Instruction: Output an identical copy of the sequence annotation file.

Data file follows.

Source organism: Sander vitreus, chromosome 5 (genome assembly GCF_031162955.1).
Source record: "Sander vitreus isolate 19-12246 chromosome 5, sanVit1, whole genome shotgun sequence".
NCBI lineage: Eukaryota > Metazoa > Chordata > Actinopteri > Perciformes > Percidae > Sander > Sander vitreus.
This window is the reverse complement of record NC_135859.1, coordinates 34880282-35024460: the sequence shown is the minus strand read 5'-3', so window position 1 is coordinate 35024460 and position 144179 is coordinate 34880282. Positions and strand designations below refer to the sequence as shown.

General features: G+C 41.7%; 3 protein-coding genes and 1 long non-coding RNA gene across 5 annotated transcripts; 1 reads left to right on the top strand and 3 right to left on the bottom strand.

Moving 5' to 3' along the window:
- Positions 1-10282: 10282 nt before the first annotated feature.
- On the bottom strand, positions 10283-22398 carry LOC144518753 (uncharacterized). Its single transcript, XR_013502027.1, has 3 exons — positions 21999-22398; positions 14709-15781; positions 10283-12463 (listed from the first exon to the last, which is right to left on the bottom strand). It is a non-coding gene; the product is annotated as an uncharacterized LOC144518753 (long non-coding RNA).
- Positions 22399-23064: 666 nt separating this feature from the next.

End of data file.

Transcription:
Source organism: Sander vitreus, chromosome 5 (genome assembly GCF_031162955.1).
Source record: "Sander vitreus isolate 19-12246 chromosome 5, sanVit1, whole genome shotgun sequence".
NCBI lineage: Eukaryota > Metazoa > Chordata > Actinopteri > Perciformes > Percidae > Sander > Sander vitreus.
This window is the reverse complement of record NC_135859.1, coordinates 34880282-35024460: the sequence shown is the minus strand read 5'-3', so window position 1 is coordinate 35024460 and position 144179 is coordinate 34880282. Positions and strand designations below refer to the sequence as shown.

General features: G+C 41.7%; 3 protein-coding genes and 1 long non-coding RNA gene across 5 annotated transcripts; 1 reads left to right on the top strand and 3 right to left on the bottom strand.

Moving 5' to 3' along the window:
- Positions 1-10282: 10282 nt before the first annotated feature.
- On the bottom strand, positions 10283-22398 carry LOC144518753 (uncharacterized). Its single transcript, XR_013502027.1, has 3 exons — positions 21999-22398; positions 14709-15781; positions 10283-12463 (listed from the first exon to the last, which is right to left on the bottom strand). It is a non-coding gene; the product is annotated as an uncharacterized LOC144518753 (long non-coding RNA).
- Positions 22399-23064: 666 nt separating this feature from the next.